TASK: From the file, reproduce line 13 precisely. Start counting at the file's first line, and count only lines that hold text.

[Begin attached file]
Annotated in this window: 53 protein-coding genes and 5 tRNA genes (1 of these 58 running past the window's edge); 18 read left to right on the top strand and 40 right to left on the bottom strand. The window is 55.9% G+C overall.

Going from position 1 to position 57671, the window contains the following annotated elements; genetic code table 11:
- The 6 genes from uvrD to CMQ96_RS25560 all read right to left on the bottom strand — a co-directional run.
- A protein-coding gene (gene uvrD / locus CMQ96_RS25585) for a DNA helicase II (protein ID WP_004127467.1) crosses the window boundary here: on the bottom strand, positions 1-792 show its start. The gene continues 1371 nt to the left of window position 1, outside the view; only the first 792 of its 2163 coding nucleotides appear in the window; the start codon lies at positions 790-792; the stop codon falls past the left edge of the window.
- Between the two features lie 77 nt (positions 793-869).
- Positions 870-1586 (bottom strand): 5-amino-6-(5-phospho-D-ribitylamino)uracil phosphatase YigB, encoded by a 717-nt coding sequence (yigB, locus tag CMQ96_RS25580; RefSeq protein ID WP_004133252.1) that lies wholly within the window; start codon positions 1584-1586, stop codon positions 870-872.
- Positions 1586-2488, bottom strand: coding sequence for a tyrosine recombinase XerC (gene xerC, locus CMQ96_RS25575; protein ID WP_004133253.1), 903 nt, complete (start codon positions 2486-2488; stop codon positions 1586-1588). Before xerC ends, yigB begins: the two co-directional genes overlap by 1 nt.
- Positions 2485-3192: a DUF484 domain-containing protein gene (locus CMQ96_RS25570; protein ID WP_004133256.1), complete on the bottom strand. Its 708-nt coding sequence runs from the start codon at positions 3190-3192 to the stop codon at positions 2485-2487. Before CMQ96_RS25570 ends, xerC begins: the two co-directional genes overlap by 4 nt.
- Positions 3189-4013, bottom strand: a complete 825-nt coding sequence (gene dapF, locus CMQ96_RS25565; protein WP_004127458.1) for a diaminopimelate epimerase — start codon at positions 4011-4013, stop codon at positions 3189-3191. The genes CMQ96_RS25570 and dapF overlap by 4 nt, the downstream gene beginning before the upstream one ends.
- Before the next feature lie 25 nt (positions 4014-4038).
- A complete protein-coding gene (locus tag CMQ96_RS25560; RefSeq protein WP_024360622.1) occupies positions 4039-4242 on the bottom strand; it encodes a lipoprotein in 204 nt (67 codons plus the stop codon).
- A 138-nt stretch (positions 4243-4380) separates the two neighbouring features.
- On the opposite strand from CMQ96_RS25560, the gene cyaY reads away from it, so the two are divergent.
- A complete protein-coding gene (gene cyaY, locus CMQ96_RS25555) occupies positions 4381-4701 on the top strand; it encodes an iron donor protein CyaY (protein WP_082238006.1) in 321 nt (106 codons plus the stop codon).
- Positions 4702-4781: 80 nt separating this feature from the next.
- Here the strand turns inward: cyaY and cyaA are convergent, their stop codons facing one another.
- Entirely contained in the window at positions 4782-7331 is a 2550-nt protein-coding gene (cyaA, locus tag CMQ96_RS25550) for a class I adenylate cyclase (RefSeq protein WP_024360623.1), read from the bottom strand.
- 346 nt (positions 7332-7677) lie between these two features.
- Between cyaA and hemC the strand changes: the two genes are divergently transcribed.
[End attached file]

- On the opposite strand from CMQ96_RS25560, the gene cyaY reads away from it, so the two are divergent.